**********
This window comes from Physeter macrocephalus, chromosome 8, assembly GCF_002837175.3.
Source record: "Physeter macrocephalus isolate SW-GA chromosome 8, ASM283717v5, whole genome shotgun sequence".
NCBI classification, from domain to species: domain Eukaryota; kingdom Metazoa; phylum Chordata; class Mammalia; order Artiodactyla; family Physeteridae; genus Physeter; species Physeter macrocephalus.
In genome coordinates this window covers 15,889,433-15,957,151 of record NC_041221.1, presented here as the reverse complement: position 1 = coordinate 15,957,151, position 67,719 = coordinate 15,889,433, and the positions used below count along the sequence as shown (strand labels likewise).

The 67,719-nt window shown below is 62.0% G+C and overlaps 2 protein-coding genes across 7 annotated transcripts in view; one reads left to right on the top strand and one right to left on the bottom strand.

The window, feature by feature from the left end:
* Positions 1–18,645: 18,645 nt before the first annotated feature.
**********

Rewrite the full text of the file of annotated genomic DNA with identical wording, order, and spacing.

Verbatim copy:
This window comes from Physeter macrocephalus, chromosome 8, assembly GCF_002837175.3.
Source record: "Physeter macrocephalus isolate SW-GA chromosome 8, ASM283717v5, whole genome shotgun sequence".
NCBI classification, from domain to species: domain Eukaryota; kingdom Metazoa; phylum Chordata; class Mammalia; order Artiodactyla; family Physeteridae; genus Physeter; species Physeter macrocephalus.
In genome coordinates this window covers 15,889,433-15,957,151 of record NC_041221.1, presented here as the reverse complement: position 1 = coordinate 15,957,151, position 67,719 = coordinate 15,889,433, and the positions used below count along the sequence as shown (strand labels likewise).

The 67,719-nt window shown below is 62.0% G+C and overlaps 2 protein-coding genes across 7 annotated transcripts in view; one reads left to right on the top strand and one right to left on the bottom strand.

The window, feature by feature from the left end:
* Positions 1–18,645: 18,645 nt before the first annotated feature.